WKNOFM_HeaderColor-01.png
Play Live Radio
Next Up:
0:00
0:00
Available On Air Stations

In Tennessee, The Vaccination Slowdown Has Begun

Clint Satterfield is the superintendent of schools in Trousdale County. He says 60% of his teachers have been vaccinated, but he had hoped to entice even more to get their shot by offering the one-dose Johnson & Johnson vaccine, which is still under a safety review.
Blake Farmer
/
WPLN News
Clint Satterfield is the superintendent of schools in Trousdale County. He says 60% of his teachers have been vaccinated, but he had hoped to entice even more to get their shot by offering the one-dose Johnson & Johnson vaccine, which is still under a safety review.

Southern states are seeing a pretty sharp drop off in the pace of COVID vaccinations — and the slowness can’t be blamed on supply. In Tennessee, the vaccination numbers on Monday were less than half of the highest days in recent months, with plenty of shots on hand.

Neighboring states like Mississippi are seeing a similar trend, and this is likely the beginning of a slowdown that was expected, state health officials say. The people who really wanted a shot now have it, and convincing those who don’t is getting harder.

Clint Satterfield is the superintendent of schools in Trousdale County and was hoping to increase his vaccine numbers by offering teachers the one-shot Johnson & Johnson vaccine, which has now been pulled from use for an additional safety review.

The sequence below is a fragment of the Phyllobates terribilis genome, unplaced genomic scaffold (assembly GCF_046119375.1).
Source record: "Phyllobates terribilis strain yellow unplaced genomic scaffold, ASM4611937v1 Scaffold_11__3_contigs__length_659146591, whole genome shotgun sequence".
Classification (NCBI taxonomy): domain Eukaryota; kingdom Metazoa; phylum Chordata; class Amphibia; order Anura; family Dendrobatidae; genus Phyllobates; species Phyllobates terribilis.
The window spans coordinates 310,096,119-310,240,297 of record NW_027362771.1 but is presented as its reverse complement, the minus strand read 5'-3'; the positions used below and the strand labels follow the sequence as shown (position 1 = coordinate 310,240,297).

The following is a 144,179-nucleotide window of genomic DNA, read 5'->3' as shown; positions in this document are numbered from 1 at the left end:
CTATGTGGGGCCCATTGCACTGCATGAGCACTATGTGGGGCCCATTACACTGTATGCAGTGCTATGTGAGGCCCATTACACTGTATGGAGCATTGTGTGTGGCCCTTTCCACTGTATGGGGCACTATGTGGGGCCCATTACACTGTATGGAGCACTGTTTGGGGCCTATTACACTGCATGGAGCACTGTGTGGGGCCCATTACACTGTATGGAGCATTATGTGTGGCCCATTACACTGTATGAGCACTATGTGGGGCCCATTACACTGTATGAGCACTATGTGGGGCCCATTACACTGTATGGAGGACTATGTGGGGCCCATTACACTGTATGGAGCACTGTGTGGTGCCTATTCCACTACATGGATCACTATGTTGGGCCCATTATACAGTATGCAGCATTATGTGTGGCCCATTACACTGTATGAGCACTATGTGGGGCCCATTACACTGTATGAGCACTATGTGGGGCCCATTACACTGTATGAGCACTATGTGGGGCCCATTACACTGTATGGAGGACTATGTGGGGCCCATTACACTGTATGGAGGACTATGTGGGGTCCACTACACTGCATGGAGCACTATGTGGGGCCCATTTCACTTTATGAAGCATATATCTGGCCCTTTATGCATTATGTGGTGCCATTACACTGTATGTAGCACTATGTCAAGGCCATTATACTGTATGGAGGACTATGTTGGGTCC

“It just raises more skepticism with people, and that’s unfortunate,” he says.

At an event in Trousdale County last week, a company partnering with the schools, AdhereRx, offered Pfizer shots instead, but no teachers stopped by. Franklin-based Adhere Health has been piloting pop-up vaccination clinics in rural communities.

One of the company’s executives, Cyndi Alexander, says her telepharmacy company specializes in “motivational interviewing” to help patients take the medication they’re sent. Similarly with COVID, she says it seems like there are often barriers that could be overcome.

For instance, many think they could contract COVID from the shots, she says, which is easily demystified. They also are concerned about money. At the Trousdale County event, they added the word “free” to the sign because so many people asked about cost.

“There is missing information or there is misinformed information,” Alexander says. “Those are the two reasons they don’t come.”

Rural counties in Tennessee are seeing the slowest uptake. The state’s vaccine tracker shows Grundy County has just 17% of residents with at least one dose. By contrast in the Nashville area, Williamson County, which is also the state’s wealthiest, has topped 40%.

But even urban areas are seeing demand soften. Davidson County is now offering walk-up vaccines at Music City Center. Fewer than 150 people a day are showing up without appointments, though the city was planning for at least 500.

Copyright 2021 WPLN News